LifeWay, the Lord’s Day, and the Local Church
When my wife and I first moved to Louisville, I was hired part-time to work a rock-climbing wall at a local mall. It wasn’t the best job, but at the time, it served to help meet the financial needs facing us. One of the most frustrating aspects of the job was that it required me to work on Sundays. I had never had a job where I had to face working on Sundays, and having to miss Sunday morning services to make it to work on time was a reality that I could not live with. In short order, I began looking for another job.
I share this biographical anecdote because this kind of situation is something we should expect from the world who do not worship the Lord, honor the Sabbath, or celebrate the resurrection of Jesus Christ. They operate on secular and pragmatic principles, determining what would be best for their business and bring them financial gain in the end. However, as I have come to learn, our own LifeWay is now requiring their employees to work on Sunday for the purpose of completing inventory.
Several weeks ago, I read about LifeWay’s decision to do this, but it didn’t hit home until I got an email from a good friend who told me of his concern. Below is a portion of his email, describing their situation in the local church.
Like many small church pastors, money is tight and we were dead broke after seminary, so my wife took a job at LifeWay in ___________ to help us “make ends meet”. This weekend is inventory for LifeWay and they have chosen to work on Sunday. It seems that the managers (hers is NOT HAPPY) received a letter saying that LifeWay just couldn’t disappoint the “thousands of customers” who are turned away in the past due to inventory. Until this year, previous inventory work was accomplished by closing a few hours early on Saturday so that the employees could attend church on Sunday. Being a pastor’s wife is an extremely difficult calling. My wife is the youth minister (we don’t have any young men…or older for that matter….to handle this), leads a Women’s Bible Study on Tues. evenings, and teaches the Youth Sunday School class. She also makes prospective and member visits with me when possible and cares for our 12 year old son and 13 year old daughter! This is her work schedule for this coming weekend…..Friday working until 9-4; Saturday 3-12 midnight; Sunday (1PM until however late it takes to complete the inventory job). She will miss Sunday evening services, youth meetings and possibly Sunday AM worship. AND…she’s a part time employee!
With his permission, I provide this personal testimony because I believe it speaks for many of the 7,000 employees of the 140 LifeWay stores. As I understand it, the managers of the stores will not be able to attend Sunday morning services, some I presume having responsibilities as Sunday School teachers (of LifeWay curriculum probably), greeters, etc. I began thinking about what has been the Southern Baptist position on the Lord’s Day, so I looked up the confessions spanning from the Westminster Confession of Faith (1646) to the most recent Baptist Faith and Message (2000). So here are all the excerpts regarding the Lord’s Day.
VII. As it is the law of nature, that, in general, a due proportion of time be set apart for the worship of God; so, in His Word, by a positive, moral, and perpetual commandment binding all men in all ages, He has particularly appointed one day in seven, for a Sabbath, to be kept holy unto him: which, from the beginning of the world to the resurrection of Christ, was the last day of the week: and, from the resurrection of Christ, was changed into the first day of the week, which, in Scripture, is called the Lord’s Day, and is to be continued to the end of the world, as the Christian Sabbath.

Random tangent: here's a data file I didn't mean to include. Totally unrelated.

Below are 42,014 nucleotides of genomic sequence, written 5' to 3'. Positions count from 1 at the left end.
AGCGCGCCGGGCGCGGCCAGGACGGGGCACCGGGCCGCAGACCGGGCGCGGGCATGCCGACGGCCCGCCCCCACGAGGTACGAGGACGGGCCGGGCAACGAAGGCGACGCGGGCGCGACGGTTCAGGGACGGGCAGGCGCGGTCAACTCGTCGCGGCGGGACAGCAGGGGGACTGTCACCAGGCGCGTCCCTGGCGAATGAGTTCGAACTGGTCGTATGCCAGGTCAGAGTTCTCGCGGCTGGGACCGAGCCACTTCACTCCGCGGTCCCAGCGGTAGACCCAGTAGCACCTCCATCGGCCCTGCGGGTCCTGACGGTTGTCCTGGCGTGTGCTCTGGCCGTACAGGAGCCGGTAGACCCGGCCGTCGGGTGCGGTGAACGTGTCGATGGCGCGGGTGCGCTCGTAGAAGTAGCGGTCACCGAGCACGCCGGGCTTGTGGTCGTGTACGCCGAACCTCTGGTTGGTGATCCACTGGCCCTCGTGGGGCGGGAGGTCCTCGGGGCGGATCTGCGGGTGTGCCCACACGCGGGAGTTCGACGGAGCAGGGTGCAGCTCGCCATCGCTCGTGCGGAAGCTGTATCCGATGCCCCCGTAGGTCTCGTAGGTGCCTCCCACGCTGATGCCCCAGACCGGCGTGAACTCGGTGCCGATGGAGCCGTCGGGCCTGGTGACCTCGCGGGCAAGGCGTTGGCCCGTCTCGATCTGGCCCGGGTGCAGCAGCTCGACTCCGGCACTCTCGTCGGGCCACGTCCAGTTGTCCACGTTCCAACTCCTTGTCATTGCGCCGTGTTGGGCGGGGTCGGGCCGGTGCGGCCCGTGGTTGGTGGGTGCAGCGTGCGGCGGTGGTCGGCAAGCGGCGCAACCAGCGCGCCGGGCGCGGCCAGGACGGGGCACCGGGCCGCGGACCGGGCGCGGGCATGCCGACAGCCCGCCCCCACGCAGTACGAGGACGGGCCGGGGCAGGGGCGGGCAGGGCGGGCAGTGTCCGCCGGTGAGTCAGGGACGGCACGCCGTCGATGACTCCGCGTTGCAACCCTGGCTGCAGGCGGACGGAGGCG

VIII. This Sabbath is to be kept holy unto the Lord when men, after a due preparing of their hearts, and ordering of their common affairs beforehand, do not only observe an holy rest all the day from their own works, words, and thoughts about their worldly employments and recreations, but also are taken up the whole time in the public and private exercises of His worship, and in the duties of necessity and mercy.
The sabbath is then kept holy unto the Lord, when men, after a due preparing of their hearts, and ordering their common affairs aforehand, do not only observe an holy rest all day, from their own works, words and thoughts, about their worldly employment and recreations, but are also taken up the whole time in the public and private exercises of his worship, and in the duties of necessity and mercy.
The sabbath is then kept holy unto the Lord, when men, after a due preparing of their hearts, and ordering their common affairs aforehand, do not only observe an holy rest all the day from their own works, words and thoughts, about their worldly employments and recreations, but are also taken up the whole time in the public and private exercises of His worship and in the duties of necessity and mercy
Of the Christian Sabbath We believe that the first day of the week is the Lord’s Day, or Christian Sabbath; and is to be kept sacred to religious purposes, by abstaining from all secular labor and sinful recreations; by the devout observance of all the means of grace, both private and public; and by preparation for that rest that remaineth for the people of God.
The Lord’s Day is a Christian institution for regular observance, and should be employed in exercises of worship and spiritual devotion, both public and private, resting from worldly employments and amusements, works of necessity and mercy only excepted.
The first day of the week is the Lord’s day. It is a Christian institution for regular observance. It commemorates the resurrection of Christ from the dead, and should be employed in exercises of worship and spiritual devotion, both public and private, and by refraining from worldly amusements, and resting from secular employments, works of necessity and mercy only excepted.